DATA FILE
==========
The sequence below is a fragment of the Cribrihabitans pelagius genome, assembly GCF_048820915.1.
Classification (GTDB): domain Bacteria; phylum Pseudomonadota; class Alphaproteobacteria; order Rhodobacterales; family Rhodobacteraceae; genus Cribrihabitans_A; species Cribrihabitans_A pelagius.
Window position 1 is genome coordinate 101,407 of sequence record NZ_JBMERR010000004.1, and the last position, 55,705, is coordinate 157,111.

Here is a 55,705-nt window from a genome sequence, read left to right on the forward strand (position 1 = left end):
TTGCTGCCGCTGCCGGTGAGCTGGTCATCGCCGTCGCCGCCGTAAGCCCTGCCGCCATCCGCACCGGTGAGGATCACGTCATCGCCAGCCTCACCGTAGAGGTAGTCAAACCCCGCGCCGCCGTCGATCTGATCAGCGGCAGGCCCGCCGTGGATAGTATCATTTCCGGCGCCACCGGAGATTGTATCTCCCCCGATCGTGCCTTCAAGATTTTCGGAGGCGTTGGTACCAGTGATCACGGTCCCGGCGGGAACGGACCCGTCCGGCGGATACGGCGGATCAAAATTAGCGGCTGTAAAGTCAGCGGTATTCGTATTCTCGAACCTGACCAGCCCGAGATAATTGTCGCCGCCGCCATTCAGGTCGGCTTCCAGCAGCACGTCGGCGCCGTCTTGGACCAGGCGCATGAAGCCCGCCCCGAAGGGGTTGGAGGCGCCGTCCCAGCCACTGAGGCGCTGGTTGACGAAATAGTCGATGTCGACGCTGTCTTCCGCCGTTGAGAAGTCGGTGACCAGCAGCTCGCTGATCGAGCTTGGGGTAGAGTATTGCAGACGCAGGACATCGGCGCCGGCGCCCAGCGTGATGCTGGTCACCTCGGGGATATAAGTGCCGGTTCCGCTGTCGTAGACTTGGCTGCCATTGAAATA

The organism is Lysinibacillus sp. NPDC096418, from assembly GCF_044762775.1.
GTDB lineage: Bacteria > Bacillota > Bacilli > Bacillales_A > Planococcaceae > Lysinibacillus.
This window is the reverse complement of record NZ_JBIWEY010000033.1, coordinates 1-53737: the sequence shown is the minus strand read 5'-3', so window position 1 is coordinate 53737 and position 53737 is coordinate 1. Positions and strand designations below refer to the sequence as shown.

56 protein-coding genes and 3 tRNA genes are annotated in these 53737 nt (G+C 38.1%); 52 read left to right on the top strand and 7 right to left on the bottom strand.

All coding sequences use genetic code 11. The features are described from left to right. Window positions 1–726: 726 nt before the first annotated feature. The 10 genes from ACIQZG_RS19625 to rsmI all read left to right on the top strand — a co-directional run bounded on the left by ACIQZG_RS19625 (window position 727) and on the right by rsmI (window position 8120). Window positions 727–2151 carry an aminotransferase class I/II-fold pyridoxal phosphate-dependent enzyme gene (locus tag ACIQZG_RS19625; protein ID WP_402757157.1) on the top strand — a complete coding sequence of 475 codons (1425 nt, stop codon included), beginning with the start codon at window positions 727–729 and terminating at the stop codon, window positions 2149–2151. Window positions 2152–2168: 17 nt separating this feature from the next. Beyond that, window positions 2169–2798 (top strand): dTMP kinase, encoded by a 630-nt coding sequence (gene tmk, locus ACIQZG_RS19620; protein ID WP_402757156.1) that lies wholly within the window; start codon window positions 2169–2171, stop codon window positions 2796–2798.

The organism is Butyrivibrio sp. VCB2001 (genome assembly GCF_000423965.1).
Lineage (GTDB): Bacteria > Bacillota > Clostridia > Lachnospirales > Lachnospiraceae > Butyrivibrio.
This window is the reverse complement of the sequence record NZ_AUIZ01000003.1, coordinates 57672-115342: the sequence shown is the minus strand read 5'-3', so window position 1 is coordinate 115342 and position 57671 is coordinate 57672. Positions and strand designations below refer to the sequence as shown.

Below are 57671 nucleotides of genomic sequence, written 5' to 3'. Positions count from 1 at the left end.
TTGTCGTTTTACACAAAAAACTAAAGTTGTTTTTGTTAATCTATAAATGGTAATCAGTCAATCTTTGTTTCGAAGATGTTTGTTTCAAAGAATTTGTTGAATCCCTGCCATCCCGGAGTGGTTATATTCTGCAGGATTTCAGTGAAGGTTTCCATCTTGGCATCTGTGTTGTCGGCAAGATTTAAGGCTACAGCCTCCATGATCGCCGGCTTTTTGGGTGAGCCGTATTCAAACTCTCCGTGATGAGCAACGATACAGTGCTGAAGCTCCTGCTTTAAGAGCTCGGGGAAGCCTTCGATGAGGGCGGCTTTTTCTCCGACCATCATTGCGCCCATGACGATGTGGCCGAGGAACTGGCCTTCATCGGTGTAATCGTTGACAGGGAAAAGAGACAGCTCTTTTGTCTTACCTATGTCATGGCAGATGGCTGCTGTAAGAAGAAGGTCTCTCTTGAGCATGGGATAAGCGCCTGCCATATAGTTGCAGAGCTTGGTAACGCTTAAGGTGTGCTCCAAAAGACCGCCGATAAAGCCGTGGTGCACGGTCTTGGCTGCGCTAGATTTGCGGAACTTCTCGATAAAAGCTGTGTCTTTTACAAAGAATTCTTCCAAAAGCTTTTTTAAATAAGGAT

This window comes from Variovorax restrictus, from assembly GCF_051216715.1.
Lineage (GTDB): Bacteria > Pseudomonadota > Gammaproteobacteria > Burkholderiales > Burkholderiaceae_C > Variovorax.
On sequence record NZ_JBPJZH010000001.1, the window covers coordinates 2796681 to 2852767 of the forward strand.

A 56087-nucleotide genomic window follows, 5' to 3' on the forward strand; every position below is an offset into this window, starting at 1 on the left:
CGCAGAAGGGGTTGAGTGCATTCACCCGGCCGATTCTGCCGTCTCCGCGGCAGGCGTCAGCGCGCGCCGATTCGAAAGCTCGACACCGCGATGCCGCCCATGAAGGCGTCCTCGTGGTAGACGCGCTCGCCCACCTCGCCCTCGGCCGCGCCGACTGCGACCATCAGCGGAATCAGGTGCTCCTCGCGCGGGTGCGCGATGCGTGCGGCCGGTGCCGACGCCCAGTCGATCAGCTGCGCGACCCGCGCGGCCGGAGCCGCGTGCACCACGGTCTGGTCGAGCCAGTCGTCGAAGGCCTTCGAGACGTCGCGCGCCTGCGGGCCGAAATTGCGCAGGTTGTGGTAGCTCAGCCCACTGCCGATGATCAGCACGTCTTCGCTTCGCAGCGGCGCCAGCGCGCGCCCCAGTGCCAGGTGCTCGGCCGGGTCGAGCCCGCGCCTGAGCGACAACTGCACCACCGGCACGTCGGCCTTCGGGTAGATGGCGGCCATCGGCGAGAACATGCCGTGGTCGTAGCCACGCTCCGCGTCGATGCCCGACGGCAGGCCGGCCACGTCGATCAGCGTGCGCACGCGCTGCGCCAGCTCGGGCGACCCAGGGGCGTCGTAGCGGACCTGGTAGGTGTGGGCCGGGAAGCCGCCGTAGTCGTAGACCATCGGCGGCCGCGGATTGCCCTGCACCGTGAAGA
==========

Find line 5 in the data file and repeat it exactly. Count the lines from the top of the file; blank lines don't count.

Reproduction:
TTGCTGCCGCTGCCGGTGAGCTGGTCATCGCCGTCGCCGCCGTAAGCCCTGCCGCCATCCGCACCGGTGAGGATCACGTCATCGCCAGCCTCACCGTAGAGGTAGTCAAACCCCGCGCCGCCGTCGATCTGATCAGCGGCAGGCCCGCCGTGGATAGTATCATTTCCGGCGCCACCGGAGATTGTATCTCCCCCGATCGTGCCTTCAAGATTTTCGGAGGCGTTGGTACCAGTGATCACGGTCCCGGCGGGAACGGACCCGTCCGGCGGATACGGCGGATCAAAATTAGCGGCTGTAAAGTCAGCGGTATTCGTATTCTCGAACCTGACCAGCCCGAGATAATTGTCGCCGCCGCCATTCAGGTCGGCTTCCAGCAGCACGTCGGCGCCGTCTTGGACCAGGCGCATGAAGCCCGCCCCGAAGGGGTTGGAGGCGCCGTCCCAGCCACTGAGGCGCTGGTTGACGAAATAGTCGATGTCGACGCTGTCTTCCGCCGTTGAGAAGTCGGTGACCAGCAGCTCGCTGATCGAGCTTGGGGTAGAGTATTGCAGACGCAGGACATCGGCGCCGGCGCCCAGCGTGATGCTGGTCACCTCGGGGATATAAGTGCCGGTTCCGCTGTCGTAGACTTGGCTGCCATTGAAATA